Westboro Baptist Church

So, are these really Christians that go to funerals and say “fags” are going to
hell and that God loves dead soldiers.  I see where the Supreme Court upheld
their right to say these things—and per the Bible, homosexually is an
abomination.  So, is this group really behaving as “good” Christians?

Their behavior (and some of thier messages) is certainly not Christian. It is true that the bible says homosexuals are going to hell (1 Corinthians 6:9) but the bible compels Christians to communicate this message gently and in love (1 Peter 3:8, James 3:17, 2 Timothy 2:24-25). A more profound question that arises from their (WBC) signs is: Can or does God actually hate certain people? It is not a simple answer. God certainly and unconditionally loves everyone (all humans); He demonstrated this by dying on the cross for EVERYONE’s transgressions of His law (2 Corinthians 5:19). According to the Bible, the greatest demonstration of love is to give one’s life for a friend (John 15:13). God outdid this pinnacle by dying for us (Adam’s children) while we were alienated from Him and enemies with Him (Romans 5:10). On the other hand, He does hate those that reject Him but I should probably qualify this assertion with verses from scripture before I develop the idea any further.

It is probably better to say that God loves and hates the unbeliever simultaneously. This is not a contradiction since He doesn’t love and hate them in the same way. He gives unbelievers an earthly life that includes the free (contrary to what the Catholic Church teaches) offer of salvation and everlasting life (which requires no human effort) and it is available to all (Titus 3:4-5). On the other hand, God’s wrath abides on all those who have not believed the gospel (John 3:36).

Have we fogotten about the Rapture?

May be a good topic for your blog. Why is it that the Mormon Church, Jehovah Witnesses, etc. seem to hold to a higher standard than evangelical Christians? Are we willing to do for the truth what others will do for a lie? Are there any Christian colleges or universities that have and HOLD to a similar code of conduct?

While I was somewhat inspired by the article you linked to, If your assessment is accurate, I think one of the reasons is due to the fact that those worldviews are works-based while the Evangelicals rely on the finished work of Christ on the cross. I also think that a lot of what passes for evangelical Christianity is actually not.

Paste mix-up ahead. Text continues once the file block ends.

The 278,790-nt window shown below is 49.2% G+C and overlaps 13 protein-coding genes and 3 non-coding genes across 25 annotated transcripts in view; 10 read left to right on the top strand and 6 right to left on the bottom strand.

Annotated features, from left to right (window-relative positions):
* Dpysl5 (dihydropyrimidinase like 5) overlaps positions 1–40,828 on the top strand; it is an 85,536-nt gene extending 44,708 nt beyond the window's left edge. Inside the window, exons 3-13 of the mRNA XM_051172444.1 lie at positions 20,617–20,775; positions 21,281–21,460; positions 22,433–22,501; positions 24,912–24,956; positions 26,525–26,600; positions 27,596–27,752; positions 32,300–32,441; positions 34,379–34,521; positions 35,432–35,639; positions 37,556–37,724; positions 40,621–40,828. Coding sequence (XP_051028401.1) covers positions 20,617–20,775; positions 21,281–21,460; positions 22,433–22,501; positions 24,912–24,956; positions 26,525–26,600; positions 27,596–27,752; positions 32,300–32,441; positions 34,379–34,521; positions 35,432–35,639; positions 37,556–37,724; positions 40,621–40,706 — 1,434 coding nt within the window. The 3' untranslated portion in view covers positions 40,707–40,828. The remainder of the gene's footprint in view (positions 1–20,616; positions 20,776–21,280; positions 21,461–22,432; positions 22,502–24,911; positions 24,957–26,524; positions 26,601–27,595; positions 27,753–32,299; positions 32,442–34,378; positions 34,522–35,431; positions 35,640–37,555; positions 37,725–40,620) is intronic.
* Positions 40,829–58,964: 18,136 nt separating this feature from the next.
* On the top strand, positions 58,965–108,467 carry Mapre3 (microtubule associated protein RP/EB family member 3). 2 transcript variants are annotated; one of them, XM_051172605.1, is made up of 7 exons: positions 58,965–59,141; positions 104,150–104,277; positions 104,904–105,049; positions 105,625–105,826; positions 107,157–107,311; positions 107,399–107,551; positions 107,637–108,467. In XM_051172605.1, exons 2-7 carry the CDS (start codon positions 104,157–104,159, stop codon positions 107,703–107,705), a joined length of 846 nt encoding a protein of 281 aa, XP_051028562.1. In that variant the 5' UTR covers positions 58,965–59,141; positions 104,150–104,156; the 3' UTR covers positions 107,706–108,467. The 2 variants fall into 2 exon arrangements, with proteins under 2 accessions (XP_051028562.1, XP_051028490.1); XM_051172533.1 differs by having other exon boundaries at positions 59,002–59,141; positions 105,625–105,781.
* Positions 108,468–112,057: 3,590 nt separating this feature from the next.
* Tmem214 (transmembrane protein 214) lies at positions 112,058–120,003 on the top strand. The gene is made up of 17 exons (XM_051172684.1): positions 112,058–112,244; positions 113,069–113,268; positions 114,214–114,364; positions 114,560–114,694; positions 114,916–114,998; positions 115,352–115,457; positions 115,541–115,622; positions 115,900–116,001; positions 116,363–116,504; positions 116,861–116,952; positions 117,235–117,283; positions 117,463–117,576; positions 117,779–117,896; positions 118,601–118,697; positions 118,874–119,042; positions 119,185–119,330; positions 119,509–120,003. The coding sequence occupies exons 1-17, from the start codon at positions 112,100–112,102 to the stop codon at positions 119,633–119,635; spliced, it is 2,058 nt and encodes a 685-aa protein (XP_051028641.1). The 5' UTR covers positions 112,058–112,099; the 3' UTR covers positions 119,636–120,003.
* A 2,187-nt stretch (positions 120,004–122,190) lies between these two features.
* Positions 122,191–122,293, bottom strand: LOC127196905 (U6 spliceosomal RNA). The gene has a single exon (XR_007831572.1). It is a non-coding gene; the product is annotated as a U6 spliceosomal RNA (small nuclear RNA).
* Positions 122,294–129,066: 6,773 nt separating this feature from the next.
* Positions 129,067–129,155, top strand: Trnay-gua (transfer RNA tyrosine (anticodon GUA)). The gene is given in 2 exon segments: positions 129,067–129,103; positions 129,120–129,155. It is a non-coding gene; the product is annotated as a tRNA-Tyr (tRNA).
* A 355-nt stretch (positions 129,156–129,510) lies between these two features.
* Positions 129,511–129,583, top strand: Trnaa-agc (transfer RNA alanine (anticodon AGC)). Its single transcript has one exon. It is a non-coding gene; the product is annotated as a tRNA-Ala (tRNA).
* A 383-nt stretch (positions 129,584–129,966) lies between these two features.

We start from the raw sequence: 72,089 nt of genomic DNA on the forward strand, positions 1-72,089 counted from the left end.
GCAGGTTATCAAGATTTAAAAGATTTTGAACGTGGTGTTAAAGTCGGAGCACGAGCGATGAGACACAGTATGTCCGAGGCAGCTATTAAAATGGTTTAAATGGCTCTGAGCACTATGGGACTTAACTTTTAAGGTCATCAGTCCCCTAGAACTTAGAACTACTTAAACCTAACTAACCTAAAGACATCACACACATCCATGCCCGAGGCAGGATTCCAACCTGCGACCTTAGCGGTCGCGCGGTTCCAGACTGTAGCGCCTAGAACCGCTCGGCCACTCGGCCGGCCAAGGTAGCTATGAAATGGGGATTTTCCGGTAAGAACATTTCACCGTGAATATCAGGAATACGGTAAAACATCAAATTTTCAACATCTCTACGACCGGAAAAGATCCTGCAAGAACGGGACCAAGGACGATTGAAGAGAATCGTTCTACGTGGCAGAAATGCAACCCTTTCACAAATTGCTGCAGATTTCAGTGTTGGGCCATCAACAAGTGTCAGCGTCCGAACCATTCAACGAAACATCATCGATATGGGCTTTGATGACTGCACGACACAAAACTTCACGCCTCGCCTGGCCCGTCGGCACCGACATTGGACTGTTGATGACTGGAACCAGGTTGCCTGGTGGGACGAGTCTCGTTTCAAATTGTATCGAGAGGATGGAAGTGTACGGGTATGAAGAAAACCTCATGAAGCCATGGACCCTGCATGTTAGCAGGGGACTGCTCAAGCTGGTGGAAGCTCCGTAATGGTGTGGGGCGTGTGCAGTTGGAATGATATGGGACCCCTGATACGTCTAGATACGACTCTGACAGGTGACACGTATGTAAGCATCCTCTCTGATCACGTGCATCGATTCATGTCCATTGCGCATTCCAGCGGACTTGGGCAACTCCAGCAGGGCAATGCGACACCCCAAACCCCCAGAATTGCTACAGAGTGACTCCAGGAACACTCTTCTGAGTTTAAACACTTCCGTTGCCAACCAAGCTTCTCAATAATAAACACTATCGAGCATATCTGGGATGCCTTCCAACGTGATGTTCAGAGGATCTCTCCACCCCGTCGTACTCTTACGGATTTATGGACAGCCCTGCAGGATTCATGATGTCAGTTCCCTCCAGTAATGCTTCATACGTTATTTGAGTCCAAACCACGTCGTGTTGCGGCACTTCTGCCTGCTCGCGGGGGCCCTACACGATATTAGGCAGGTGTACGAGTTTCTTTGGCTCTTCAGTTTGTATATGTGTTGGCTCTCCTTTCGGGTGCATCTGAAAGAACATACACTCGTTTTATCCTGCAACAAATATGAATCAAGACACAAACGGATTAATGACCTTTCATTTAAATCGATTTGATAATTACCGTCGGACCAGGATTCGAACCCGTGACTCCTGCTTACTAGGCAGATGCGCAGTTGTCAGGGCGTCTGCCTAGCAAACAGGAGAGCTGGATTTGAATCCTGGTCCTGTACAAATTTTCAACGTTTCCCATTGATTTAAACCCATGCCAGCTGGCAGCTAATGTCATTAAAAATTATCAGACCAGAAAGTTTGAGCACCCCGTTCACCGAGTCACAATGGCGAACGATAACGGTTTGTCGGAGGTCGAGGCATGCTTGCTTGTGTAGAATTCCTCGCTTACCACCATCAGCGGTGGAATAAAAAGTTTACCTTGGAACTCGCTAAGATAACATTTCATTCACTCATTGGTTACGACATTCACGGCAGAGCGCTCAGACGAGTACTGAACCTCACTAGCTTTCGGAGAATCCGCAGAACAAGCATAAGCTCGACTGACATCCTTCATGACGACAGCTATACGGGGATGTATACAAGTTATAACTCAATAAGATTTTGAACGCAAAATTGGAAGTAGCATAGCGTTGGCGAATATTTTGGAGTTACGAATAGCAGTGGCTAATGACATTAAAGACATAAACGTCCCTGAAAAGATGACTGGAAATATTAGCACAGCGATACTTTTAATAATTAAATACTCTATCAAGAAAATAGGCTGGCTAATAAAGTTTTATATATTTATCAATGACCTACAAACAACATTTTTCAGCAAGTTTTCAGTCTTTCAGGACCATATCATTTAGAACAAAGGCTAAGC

As far as its blog worthiness, how do you suggest that I demonstrate your proposition that the Mormon Church, Jehovah Witnesses, etc. seem to hold to a higher standard than evangelical Christians? In, other words, how did you reach this conclusion, that way I won’t appear to engage in mere speculation.

Thanks for reading and responding. The article’s intent was not to inspire per se. I think evangelical Christians should rely upon the finished work of Christ but that does not exclude works that are done by the empowerment and guiding of the Holy Spirit. I think James 2:14-26 gives a good picture of how faith brings about works.

Well, it inspired me nonetheless. By the way, I did not say that the Finished Work excludes the good works that we are called to do.

I don’t have empirical evidence to offer at the moment but I don’t ever remember representatives from a local church knocking on my door (except for the church I am currently attending after we visited for the first time). I have however had Muslim, Mormon and Jehovah Witnesses knock on my door to share their religious views.

You say that you don’t have any empirical evidence to offer, then in the very next sentence you offer empirical evidence. I think I’ll let that one slide 😉

The blog was just a conversational thought and not meant as an action item. I think the action item is for us to continue living the life for Christ and sharing the Gospel message.

All the same, I still think that my request (that you provide substantiation for your claim) was legitimate. It was also a trap to get you to think about the nature of evidence but for the time being I’m going to let this one slide as I see that you have introduced a softball (later on in your reply) that I would like to hit out of the park.

Since you are downtown now, perhaps we can have an eBible study via conference call or Skype, etc. As mentioned before, I would be glad to host you ….)